The Effect of Social Deprivation on Fracture-Healing and Patient-Reported Outcomes Following Intramedullary Nailing of Tibial Shaft Fractures

Zachery Hong, David C. Clever, Lauren M. Tatman, Anna N. Miller

Research output: Contribution to journalArticlepeer-review

5 Scopus citations


Background:Social deprivation is a state marked by limited access to resources due to poverty, discrimination, or other marginalizing factors. We investigated the links between social deprivation and orthopaedic trauma, including patient-reported outcomes, radiographic healing, and complication rates following intramedullary nailing of tibial shaft fractures.Methods:We retrospectively reviewed 229 patients who underwent intramedullary nailing of tibial shaft fractures at our Level-I trauma center. The Area Deprivation Index (ADI), a validated proxy for social deprivation, was used to group patients into the most deprived tercile (MDT), the intermediate deprived tercile (IDT), and the least deprived tercile (LDT) for outcome comparison. The Patient-Reported Outcomes Measurement Information System (PROMIS) was used to measure the domains of Physical Function (PF), Pain Interference (PI), Anxiety, and Depression, and radiographic healing was assessed with the Radiographic Union Scale in Tibial fractures (RUST) system.Results:On univariate analyses, patients from the MDT reported worse PF, PI, Anxiety, and Depression scores than those from the LDT within the first year of postoperative follow-up. On multivariable regression analysis, PROMIS score outcomes were influenced by age, race, and smoking status, but not by social deprivation tercile. Furthermore, residing in the MDT was associated with a 31% increase in time to radiographic union compared with the LDT (β = 0.27; p = 0.01).Conclusions:Following intramedullary nailing of tibial shaft fractures, social deprivation is associated with slower fracture-healing and potentially influences short-term PROMIS scores. These results warrant further investigation in additional patient populations with orthopaedic trauma and highlight the importance of developing interventions to reduce inequities faced by patients from low-resource settings.Level of Evidence:Prognostic Level III. See Instructions for Authors for a complete description of levels of evidence.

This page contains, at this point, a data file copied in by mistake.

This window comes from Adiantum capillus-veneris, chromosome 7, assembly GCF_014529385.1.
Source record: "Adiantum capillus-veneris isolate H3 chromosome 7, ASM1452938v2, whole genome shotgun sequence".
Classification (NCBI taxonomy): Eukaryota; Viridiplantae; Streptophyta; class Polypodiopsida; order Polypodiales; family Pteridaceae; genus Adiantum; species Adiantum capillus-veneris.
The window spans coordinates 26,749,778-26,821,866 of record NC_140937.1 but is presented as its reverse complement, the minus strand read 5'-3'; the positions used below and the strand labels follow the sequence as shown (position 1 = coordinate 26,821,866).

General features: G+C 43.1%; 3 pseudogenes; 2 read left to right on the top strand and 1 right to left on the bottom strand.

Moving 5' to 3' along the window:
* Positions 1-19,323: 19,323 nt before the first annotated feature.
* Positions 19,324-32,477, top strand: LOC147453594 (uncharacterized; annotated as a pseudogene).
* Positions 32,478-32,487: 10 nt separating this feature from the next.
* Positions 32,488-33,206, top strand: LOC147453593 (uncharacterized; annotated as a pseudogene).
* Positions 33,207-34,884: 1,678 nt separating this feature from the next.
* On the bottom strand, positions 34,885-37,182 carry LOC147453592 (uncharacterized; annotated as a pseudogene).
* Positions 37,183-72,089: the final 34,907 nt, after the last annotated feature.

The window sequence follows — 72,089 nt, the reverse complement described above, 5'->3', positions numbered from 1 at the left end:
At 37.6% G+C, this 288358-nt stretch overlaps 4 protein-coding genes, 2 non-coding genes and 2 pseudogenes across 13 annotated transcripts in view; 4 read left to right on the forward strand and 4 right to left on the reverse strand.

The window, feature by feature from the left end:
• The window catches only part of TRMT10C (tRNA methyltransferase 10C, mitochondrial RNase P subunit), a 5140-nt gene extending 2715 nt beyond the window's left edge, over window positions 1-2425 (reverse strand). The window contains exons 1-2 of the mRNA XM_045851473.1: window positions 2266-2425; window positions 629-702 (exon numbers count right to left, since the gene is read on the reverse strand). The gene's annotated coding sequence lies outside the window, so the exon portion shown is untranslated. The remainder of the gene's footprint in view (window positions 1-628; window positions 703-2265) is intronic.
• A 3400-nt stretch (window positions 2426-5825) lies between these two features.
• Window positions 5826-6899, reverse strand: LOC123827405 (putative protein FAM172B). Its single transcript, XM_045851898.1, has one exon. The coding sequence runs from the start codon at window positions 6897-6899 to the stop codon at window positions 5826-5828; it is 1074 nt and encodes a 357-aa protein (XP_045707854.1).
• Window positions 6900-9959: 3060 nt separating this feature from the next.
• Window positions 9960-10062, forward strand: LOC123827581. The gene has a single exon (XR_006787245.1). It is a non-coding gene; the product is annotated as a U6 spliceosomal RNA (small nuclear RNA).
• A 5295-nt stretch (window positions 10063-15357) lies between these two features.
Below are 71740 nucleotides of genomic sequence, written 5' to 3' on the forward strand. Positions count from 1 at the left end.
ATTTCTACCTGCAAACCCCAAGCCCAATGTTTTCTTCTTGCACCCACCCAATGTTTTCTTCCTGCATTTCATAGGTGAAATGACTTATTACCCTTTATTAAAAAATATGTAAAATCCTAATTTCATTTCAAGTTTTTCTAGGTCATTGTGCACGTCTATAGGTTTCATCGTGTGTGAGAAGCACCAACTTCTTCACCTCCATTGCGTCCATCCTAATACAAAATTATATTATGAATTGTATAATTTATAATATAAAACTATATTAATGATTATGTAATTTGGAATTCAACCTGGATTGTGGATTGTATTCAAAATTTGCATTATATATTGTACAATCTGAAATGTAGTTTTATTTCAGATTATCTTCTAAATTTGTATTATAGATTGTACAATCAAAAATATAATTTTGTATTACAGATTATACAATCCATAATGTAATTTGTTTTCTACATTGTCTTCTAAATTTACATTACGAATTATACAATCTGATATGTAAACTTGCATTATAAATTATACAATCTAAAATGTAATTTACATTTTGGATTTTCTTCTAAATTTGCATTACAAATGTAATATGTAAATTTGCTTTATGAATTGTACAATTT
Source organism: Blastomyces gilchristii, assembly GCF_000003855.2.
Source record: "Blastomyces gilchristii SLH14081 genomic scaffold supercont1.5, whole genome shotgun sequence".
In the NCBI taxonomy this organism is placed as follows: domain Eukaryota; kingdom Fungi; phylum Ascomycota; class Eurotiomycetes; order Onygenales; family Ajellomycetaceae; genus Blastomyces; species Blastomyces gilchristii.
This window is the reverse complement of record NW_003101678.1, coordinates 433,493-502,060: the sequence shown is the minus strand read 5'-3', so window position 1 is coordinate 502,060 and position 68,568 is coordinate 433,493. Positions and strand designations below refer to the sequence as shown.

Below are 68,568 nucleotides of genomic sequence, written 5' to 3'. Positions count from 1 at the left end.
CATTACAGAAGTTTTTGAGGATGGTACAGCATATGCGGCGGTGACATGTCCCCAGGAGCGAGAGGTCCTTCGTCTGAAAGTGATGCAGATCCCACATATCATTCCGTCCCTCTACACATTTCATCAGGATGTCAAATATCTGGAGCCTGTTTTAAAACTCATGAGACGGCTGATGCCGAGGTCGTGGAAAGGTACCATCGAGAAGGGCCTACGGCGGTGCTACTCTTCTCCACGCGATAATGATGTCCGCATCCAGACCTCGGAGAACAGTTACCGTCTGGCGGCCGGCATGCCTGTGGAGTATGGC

Original languageEnglish
Pages (from-to)1968-1976
Number of pages9
JournalJournal of Bone and Joint Surgery - Series A
Issue number22
StatePublished - Nov 16 2022


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